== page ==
- European Flounder Fish: This species occupies a large stretch of territory between the coasts of North Africa in the west, the Black Sea in the east, and the Baltic Sea in the north. This species is so popular as a source of food that it was also introduced to the waters of North America. The body is olive green or pale brown and has an almost diamond shape with the fins included.
- Summer Flounder fish: This species occupies the Atlantic coast of the United States and Canada. It has a dark gray or brown color and rounded fins.
- Dusky Flounder fish: Measuring up to 12 inches, this species has a very long appearance and features tan or brown scales. It resides in a stretch of water between the Gulf of Mexico and the Yucatan Peninsula.
- Winter Flounder fish: Also known as black back, this flounder is a right-eyed flatfish native to the coastal waters of the western north Atlantic coast – from Labrador, Canada to Georgia, United States.
- Peacock Flounder fish: Also known as the flowery flounder, this flounder is blue, pink and yellow like the sands of the shallow waters of the Indo-Pacific where it resides.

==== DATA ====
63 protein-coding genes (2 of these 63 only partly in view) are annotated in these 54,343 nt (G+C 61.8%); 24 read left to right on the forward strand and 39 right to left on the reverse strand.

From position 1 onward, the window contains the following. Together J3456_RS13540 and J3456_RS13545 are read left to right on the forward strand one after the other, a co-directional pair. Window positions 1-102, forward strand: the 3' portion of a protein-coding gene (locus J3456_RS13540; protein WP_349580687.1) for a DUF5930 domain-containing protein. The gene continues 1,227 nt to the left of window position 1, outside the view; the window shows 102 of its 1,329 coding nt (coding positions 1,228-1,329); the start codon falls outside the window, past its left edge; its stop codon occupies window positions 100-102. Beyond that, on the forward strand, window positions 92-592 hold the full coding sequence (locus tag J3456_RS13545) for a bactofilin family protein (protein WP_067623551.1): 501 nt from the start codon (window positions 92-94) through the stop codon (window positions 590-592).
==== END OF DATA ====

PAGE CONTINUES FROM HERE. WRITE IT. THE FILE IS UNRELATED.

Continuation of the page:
- European Plaice: This right-eyed flat fish is known for its sweet and mild flavor with a firm yet juicy texture. It inhabits the muddy bottoms of the European shelf from the Barents Sea to the Iberian peninsula and around Iceland.
- Arrowtooth Flounder fish: This is the most common fish in the Gulf of Alaska and can be caught as far south as Santa Rosa Island, California. It is named for its menacing set of sharp, arrow-like teeth.
- Olive Flounder fish: This rare flounder is also called Korean halibut, Korean flatfish or Japanese flatfish. It is a large-tooth flounder native to the North-western Pacific ocean and has been popularized by the game, “Animal Crossing.”
- Atlantic Halibut: These flatfish are now endangered due to overfishing. They live on sand, gravel, or clay ocean bottoms at depths of between 50 and 2,000 miles. They are found all around the North Atlantic, including around Greenland and Virginia in the west and Iceland and Europe in the east.
- Starry Flounder fish: Also known as the grindstone, emery wheel, and long-nosed flounder, this common fish is found around the North Pacific.
Flatfish in the flounder family are the most asymmetric animals on the planet – and, believe it or not, they weren’t born that way. They start their lives as normal little fish with swim bladders and eyes on either side of their head before they transform into their strange Picasso fish adult form. In a snapshot of evolution, their eyes shift to the top, their swim bladders shrink and their fins become almost useless in a matter of weeks. They begin life as lively little fish before they sink to the bottom to “flounder around” on the bottom of the ocean floor.